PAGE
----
Subject: AFP: Decision expected Monday on whether Timor vote goes ahead
Date: Sat, 24 Jul 1999 12:18:35 -0400
From: "John M. Miller" <>

Received from Joyo Indonesian News:

Decision expected Monday on whether Timor vote goes ahead next month

DILI, East Timor, July 23 (AFP) - UN Secretary General Kofi Annan is expected to decide Monday whether conditions in East Timor will allow a vote on its future to go ahead on schedule next month, a UN spokesman said Friday.

"He (Annan) will send his report to the Security Council, probably by the end of Monday," Hiro Ueki, a spokesman for the UN Mission in East Timor (UNAMET), told journalists here.

Ueki said UNAMET on Friday began its own progress review, which will run through the weekend, that could be crucial in determining whether the vote will proceed as planned on August 21 and August 22.

The East Timorese are due to vote on whether to accept an offer of broad-based autonomy under Indonesia or to hold out for independence.

"In a way this kicks off our mid-point assessment of registration as well as the security situation," Ukei said, referring to a meeting involving all top UNAMET police and civilian officials in Dili Friday morning.

"A series of (review) meetings are scheduled for this weekend," he said, adding UNAMET chief Ian Martin would then forward his assessment to Annan, who will make the final decision.

On Thursday UNAMET's chief electoral officer Jeff Fischer said here that since the 20-day registration period had started on July 16, two weeks behind schedule, and would not finish until August 4, the schedule for the whole vote exercise had become cramped.

Although Fischer did not mention security concerns, Annan said in New York Wednesday that despite some "positive developments" he was still dissatisfied, urging Indonesia to make further efforts to rein in anti-independence militias.

"The activities of armed civilian groups continue to challenge the fundamental security which all East Timorese deserve in order to fully participate in a credible consultation," Annan said in a report to the UN Security Council.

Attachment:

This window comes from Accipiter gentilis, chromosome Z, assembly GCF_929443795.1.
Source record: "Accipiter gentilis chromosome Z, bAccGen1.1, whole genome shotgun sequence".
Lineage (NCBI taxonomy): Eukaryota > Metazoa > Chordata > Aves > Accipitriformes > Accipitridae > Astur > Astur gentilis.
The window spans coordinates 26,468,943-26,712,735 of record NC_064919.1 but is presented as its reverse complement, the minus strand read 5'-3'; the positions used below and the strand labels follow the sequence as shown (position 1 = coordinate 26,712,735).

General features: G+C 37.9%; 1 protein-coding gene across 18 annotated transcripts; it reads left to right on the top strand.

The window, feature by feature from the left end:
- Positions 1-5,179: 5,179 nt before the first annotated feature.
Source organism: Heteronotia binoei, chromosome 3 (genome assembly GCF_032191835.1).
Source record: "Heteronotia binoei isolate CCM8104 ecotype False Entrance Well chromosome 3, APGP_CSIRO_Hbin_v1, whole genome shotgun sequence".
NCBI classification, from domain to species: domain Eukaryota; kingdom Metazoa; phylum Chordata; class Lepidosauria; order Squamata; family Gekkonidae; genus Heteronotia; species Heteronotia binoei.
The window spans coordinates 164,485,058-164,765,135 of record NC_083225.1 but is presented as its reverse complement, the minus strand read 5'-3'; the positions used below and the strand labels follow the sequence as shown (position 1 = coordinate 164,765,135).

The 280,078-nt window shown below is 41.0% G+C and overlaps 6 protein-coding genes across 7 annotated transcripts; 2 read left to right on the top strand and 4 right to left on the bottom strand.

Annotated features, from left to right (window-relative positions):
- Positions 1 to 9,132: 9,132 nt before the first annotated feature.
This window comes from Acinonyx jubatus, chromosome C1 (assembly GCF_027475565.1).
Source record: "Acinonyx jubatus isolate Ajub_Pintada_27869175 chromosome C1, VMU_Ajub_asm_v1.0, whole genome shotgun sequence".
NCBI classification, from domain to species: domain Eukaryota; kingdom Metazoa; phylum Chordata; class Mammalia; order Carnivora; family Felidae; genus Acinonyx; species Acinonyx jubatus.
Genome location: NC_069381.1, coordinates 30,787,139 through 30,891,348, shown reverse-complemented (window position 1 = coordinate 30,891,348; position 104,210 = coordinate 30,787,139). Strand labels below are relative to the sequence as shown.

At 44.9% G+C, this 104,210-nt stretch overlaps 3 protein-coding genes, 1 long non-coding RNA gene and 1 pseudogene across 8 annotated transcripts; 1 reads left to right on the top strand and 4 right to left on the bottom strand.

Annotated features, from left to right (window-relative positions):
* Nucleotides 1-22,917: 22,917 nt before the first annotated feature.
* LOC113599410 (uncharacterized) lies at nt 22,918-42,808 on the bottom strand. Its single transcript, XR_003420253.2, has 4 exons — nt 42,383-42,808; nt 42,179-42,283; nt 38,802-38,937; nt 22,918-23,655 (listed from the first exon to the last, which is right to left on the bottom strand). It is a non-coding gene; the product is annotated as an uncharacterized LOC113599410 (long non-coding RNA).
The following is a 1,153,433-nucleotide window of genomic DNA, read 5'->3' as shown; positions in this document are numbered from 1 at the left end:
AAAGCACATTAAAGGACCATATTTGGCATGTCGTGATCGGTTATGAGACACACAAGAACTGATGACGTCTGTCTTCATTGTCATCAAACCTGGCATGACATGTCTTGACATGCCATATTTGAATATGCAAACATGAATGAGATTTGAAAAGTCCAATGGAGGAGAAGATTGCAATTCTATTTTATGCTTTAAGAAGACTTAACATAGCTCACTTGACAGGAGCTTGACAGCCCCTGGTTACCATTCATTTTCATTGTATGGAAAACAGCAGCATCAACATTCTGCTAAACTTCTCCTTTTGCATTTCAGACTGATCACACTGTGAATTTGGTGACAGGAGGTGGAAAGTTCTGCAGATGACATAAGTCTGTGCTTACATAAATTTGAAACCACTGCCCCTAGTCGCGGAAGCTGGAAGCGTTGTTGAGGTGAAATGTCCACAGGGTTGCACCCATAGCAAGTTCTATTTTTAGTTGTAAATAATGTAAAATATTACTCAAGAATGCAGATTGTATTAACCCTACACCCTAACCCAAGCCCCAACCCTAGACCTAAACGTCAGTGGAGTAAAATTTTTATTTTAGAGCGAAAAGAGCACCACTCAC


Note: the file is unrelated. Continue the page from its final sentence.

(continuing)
He has warned that unless it is safe enough he may further postpone the referendum.

"I remain confident that the Indonesian government will take further determined measures to improve the situation" to ensure "meaningful and visible progress" on a number of issues, Annan said.

These include activities by the pro-integrationist militias who have been intimidating voters and harassing UN personnel organizing the poll.

Despite the efforts by Jakarta, "much still remains to be done to realize the assurances of the government on the ground," he said.

He also expressed concern about some 60,000 people either forcibly displaced or intimidated by the militias into fleeing from their homes.

"The problem of the internally displaced has a direct bearing on the prospects for holding a free and fair vote," Annan said.

Annan has the final say on the date although Indonesian President B.J. Habibie, according to his aides, has asked that it be held no later than August 22.

Habibie has said Indonesia might grant independence to East Timor, which it invaded in 1975 and annexed a year later, if its people reject the autonomy offer.

He has aired concerns that if the vote is held later, the result would be in too late for him to present it as a fait accompli to the People's Consultative Assembly.

Habibie must deliver an accountability speech to the assembly before it selects a new president and vice president in November as a follow-up to the June 7 general elections.

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